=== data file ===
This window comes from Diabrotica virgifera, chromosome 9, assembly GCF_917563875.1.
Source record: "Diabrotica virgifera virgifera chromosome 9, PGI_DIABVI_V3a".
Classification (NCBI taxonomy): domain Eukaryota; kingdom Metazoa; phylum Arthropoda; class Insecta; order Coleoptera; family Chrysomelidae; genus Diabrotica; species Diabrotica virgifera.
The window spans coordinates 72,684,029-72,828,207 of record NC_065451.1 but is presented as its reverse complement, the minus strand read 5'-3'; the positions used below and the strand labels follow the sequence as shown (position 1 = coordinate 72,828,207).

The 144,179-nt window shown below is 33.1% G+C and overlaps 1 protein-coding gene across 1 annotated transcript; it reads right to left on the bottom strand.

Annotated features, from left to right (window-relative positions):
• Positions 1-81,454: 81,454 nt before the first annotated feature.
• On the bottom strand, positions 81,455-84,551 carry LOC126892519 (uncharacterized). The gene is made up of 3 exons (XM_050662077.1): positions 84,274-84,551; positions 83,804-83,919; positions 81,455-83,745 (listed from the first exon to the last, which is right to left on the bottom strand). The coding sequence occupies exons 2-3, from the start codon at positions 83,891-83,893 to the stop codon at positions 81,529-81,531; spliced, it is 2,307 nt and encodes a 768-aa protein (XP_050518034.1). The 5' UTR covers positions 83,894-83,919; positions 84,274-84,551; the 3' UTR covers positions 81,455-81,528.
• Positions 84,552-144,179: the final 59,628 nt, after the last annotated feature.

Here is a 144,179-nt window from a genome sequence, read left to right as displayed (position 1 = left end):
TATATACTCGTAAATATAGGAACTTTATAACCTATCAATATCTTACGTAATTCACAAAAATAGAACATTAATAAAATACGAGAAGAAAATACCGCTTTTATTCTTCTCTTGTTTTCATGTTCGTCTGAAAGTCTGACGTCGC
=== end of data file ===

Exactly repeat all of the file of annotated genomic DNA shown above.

This window comes from Diabrotica virgifera, chromosome 9, assembly GCF_917563875.1.
Source record: "Diabrotica virgifera virgifera chromosome 9, PGI_DIABVI_V3a".
Classification (NCBI taxonomy): domain Eukaryota; kingdom Metazoa; phylum Arthropoda; class Insecta; order Coleoptera; family Chrysomelidae; genus Diabrotica; species Diabrotica virgifera.
The window spans coordinates 72,684,029-72,828,207 of record NC_065451.1 but is presented as its reverse complement, the minus strand read 5'-3'; the positions used below and the strand labels follow the sequence as shown (position 1 = coordinate 72,828,207).

The 144,179-nt window shown below is 33.1% G+C and overlaps 1 protein-coding gene across 1 annotated transcript; it reads right to left on the bottom strand.

Annotated features, from left to right (window-relative positions):
• Positions 1-81,454: 81,454 nt before the first annotated feature.
• On the bottom strand, positions 81,455-84,551 carry LOC126892519 (uncharacterized). The gene is made up of 3 exons (XM_050662077.1): positions 84,274-84,551; positions 83,804-83,919; positions 81,455-83,745 (listed from the first exon to the last, which is right to left on the bottom strand). The coding sequence occupies exons 2-3, from the start codon at positions 83,891-83,893 to the stop codon at positions 81,529-81,531; spliced, it is 2,307 nt and encodes a 768-aa protein (XP_050518034.1). The 5' UTR covers positions 83,894-83,919; positions 84,274-84,551; the 3' UTR covers positions 81,455-81,528.
• Positions 84,552-144,179: the final 59,628 nt, after the last annotated feature.

Here is a 144,179-nt window from a genome sequence, read left to right as displayed (position 1 = left end):
TATATACTCGTAAATATAGGAACTTTATAACCTATCAATATCTTACGTAATTCACAAAAATAGAACATTAATAAAATACGAGAAGAAAATACCGCTTTTATTCTTCTCTTGTTTTCATGTTCGTCTGAAAGTCTGACGTCGC